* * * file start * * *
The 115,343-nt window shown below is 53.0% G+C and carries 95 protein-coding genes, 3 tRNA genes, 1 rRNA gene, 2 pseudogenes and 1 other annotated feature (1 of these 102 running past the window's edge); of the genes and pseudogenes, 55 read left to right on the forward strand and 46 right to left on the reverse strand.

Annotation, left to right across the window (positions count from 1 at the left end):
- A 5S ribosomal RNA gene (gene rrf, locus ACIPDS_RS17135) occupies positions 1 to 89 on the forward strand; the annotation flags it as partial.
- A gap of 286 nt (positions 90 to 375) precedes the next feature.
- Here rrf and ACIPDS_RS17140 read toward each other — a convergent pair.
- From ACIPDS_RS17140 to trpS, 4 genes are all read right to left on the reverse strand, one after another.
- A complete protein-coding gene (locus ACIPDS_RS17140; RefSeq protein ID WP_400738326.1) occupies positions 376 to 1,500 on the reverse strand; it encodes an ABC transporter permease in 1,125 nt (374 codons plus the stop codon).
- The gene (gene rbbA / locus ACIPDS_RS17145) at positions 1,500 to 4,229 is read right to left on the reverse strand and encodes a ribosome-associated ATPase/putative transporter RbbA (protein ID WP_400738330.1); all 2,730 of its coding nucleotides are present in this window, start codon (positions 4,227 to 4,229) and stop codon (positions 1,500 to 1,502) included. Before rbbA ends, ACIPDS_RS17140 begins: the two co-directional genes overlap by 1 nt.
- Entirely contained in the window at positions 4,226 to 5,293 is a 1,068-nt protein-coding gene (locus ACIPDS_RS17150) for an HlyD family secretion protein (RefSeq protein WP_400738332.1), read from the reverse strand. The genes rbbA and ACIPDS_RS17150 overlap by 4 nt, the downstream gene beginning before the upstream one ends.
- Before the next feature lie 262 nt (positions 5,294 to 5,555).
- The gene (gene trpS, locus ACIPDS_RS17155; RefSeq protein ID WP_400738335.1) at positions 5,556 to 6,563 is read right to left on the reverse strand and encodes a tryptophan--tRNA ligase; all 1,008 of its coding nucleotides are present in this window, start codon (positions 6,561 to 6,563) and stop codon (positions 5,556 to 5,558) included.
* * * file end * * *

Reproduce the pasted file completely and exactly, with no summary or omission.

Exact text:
The 115,343-nt window shown below is 53.0% G+C and carries 95 protein-coding genes, 3 tRNA genes, 1 rRNA gene, 2 pseudogenes and 1 other annotated feature (1 of these 102 running past the window's edge); of the genes and pseudogenes, 55 read left to right on the forward strand and 46 right to left on the reverse strand.

Annotation, left to right across the window (positions count from 1 at the left end):
- A 5S ribosomal RNA gene (gene rrf, locus ACIPDS_RS17135) occupies positions 1 to 89 on the forward strand; the annotation flags it as partial.
- A gap of 286 nt (positions 90 to 375) precedes the next feature.
- Here rrf and ACIPDS_RS17140 read toward each other — a convergent pair.
- From ACIPDS_RS17140 to trpS, 4 genes are all read right to left on the reverse strand, one after another.
- A complete protein-coding gene (locus ACIPDS_RS17140; RefSeq protein ID WP_400738326.1) occupies positions 376 to 1,500 on the reverse strand; it encodes an ABC transporter permease in 1,125 nt (374 codons plus the stop codon).
- The gene (gene rbbA / locus ACIPDS_RS17145) at positions 1,500 to 4,229 is read right to left on the reverse strand and encodes a ribosome-associated ATPase/putative transporter RbbA (protein ID WP_400738330.1); all 2,730 of its coding nucleotides are present in this window, start codon (positions 4,227 to 4,229) and stop codon (positions 1,500 to 1,502) included. Before rbbA ends, ACIPDS_RS17140 begins: the two co-directional genes overlap by 1 nt.
- Entirely contained in the window at positions 4,226 to 5,293 is a 1,068-nt protein-coding gene (locus ACIPDS_RS17150) for an HlyD family secretion protein (RefSeq protein WP_400738332.1), read from the reverse strand. The genes rbbA and ACIPDS_RS17150 overlap by 4 nt, the downstream gene beginning before the upstream one ends.
- Before the next feature lie 262 nt (positions 5,294 to 5,555).
- The gene (gene trpS, locus ACIPDS_RS17155; RefSeq protein ID WP_400738335.1) at positions 5,556 to 6,563 is read right to left on the reverse strand and encodes a tryptophan--tRNA ligase; all 1,008 of its coding nucleotides are present in this window, start codon (positions 6,561 to 6,563) and stop codon (positions 5,556 to 5,558) included.